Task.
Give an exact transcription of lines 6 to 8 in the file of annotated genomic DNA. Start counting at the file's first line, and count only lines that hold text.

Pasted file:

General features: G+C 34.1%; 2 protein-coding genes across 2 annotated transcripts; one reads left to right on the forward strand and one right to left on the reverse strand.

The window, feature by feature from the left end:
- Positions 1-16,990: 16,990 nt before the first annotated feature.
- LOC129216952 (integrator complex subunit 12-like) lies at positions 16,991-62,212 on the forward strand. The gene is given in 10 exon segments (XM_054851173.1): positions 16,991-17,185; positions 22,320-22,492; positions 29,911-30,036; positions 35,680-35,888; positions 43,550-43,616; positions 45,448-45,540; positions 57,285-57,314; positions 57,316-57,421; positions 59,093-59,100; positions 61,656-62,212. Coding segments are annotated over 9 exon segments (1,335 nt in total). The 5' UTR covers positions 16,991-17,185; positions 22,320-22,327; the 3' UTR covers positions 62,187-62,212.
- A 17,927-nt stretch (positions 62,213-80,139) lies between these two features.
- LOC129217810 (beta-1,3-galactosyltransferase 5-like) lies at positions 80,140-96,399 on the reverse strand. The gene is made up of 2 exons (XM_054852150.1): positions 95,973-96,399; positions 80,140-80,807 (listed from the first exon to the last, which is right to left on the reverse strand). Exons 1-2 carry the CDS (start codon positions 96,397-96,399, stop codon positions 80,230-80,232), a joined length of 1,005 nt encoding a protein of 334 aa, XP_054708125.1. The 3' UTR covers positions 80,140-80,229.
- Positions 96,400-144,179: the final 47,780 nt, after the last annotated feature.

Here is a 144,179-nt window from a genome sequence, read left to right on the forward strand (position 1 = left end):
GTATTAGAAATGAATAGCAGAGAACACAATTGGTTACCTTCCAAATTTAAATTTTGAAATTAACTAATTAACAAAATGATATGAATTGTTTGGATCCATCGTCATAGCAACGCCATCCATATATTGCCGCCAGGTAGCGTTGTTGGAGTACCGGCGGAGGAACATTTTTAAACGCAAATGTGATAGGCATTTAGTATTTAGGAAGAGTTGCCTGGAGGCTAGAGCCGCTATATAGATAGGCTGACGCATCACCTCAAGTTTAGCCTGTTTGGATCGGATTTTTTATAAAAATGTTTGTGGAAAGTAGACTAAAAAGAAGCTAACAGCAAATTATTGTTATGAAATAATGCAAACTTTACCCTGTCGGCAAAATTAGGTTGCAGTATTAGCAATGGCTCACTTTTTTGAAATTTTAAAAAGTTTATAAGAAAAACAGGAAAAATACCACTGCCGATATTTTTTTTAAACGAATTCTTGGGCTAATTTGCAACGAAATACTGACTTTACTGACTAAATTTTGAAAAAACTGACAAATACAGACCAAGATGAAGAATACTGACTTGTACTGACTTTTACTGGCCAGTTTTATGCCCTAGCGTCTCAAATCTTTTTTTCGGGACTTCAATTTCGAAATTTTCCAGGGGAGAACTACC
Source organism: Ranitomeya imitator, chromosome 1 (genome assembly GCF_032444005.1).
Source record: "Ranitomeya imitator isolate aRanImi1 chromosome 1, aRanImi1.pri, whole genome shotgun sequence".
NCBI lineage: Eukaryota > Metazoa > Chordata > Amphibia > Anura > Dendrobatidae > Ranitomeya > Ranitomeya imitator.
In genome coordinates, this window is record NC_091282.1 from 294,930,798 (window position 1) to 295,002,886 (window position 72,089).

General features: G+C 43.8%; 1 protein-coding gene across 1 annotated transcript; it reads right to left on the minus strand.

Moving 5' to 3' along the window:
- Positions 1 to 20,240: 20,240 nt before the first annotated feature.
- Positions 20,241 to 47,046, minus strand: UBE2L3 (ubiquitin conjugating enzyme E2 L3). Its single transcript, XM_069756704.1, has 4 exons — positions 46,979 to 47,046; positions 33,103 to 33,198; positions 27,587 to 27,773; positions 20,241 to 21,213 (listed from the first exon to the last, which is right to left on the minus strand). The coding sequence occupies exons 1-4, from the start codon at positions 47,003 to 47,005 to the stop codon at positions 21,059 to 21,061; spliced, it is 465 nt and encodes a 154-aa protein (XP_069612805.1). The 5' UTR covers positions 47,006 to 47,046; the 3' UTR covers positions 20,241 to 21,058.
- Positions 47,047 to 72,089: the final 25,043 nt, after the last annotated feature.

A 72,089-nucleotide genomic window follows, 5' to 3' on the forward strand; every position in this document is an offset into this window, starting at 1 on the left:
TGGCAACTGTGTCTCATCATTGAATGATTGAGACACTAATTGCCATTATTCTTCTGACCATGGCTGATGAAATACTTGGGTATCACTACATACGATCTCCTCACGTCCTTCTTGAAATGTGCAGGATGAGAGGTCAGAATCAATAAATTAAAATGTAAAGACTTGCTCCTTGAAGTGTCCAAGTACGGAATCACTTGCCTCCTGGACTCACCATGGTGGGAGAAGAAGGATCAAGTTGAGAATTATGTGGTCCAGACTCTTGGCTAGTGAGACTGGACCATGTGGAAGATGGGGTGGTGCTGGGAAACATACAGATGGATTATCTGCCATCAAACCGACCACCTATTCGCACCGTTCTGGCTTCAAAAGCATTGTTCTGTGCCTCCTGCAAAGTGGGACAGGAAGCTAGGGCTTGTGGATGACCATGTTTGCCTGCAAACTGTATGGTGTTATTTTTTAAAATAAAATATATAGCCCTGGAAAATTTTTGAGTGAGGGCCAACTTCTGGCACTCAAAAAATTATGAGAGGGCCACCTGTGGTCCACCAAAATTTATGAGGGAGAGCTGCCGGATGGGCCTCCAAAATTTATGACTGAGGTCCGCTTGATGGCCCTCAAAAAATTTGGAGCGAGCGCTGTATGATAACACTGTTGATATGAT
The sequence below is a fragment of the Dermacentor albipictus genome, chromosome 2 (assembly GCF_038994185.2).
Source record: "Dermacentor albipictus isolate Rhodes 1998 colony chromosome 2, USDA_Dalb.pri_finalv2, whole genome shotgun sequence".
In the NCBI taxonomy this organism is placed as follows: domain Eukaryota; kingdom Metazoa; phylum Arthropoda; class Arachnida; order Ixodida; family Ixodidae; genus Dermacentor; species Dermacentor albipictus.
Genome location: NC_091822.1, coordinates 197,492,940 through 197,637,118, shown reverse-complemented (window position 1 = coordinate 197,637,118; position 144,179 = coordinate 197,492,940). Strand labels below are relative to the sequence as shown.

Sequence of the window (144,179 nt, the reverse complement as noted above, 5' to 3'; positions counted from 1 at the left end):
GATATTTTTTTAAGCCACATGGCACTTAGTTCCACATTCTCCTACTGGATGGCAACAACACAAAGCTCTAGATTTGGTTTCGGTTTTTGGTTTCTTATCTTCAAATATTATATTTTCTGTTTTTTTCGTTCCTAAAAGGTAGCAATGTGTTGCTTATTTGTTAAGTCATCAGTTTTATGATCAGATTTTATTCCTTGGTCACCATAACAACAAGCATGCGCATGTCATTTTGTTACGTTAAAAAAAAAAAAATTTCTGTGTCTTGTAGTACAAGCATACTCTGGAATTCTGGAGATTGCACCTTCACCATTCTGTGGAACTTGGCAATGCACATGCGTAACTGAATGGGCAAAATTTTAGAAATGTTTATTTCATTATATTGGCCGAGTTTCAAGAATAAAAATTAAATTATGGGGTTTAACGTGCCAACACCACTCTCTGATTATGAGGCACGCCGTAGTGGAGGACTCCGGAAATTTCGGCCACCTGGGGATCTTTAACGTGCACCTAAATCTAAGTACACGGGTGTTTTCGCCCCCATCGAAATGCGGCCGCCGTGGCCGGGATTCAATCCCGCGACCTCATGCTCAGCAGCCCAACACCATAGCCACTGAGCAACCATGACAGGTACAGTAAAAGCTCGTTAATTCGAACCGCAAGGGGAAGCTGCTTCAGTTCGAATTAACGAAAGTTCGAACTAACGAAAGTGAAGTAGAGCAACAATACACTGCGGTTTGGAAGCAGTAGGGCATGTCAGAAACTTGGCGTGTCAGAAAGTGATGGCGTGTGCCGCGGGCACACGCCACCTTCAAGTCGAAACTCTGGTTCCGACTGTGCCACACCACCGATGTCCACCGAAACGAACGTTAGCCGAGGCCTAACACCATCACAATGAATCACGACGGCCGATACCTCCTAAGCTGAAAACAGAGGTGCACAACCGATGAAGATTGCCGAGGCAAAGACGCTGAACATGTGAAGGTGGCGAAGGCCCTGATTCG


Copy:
- LOC129217810 (beta-1,3-galactosyltransferase 5-like) lies at positions 80,140-96,399 on the reverse strand. The gene is made up of 2 exons (XM_054852150.1): positions 95,973-96,399; positions 80,140-80,807 (listed from the first exon to the last, which is right to left on the reverse strand). Exons 1-2 carry the CDS (start codon positions 96,397-96,399, stop codon positions 80,230-80,232), a joined length of 1,005 nt encoding a protein of 334 aa, XP_054708125.1. The 3' UTR covers positions 80,140-80,229.
- Positions 96,400-144,179: the final 47,780 nt, after the last annotated feature.

Here is a 144,179-nt window from a genome sequence, read left to right on the forward strand (position 1 = left end):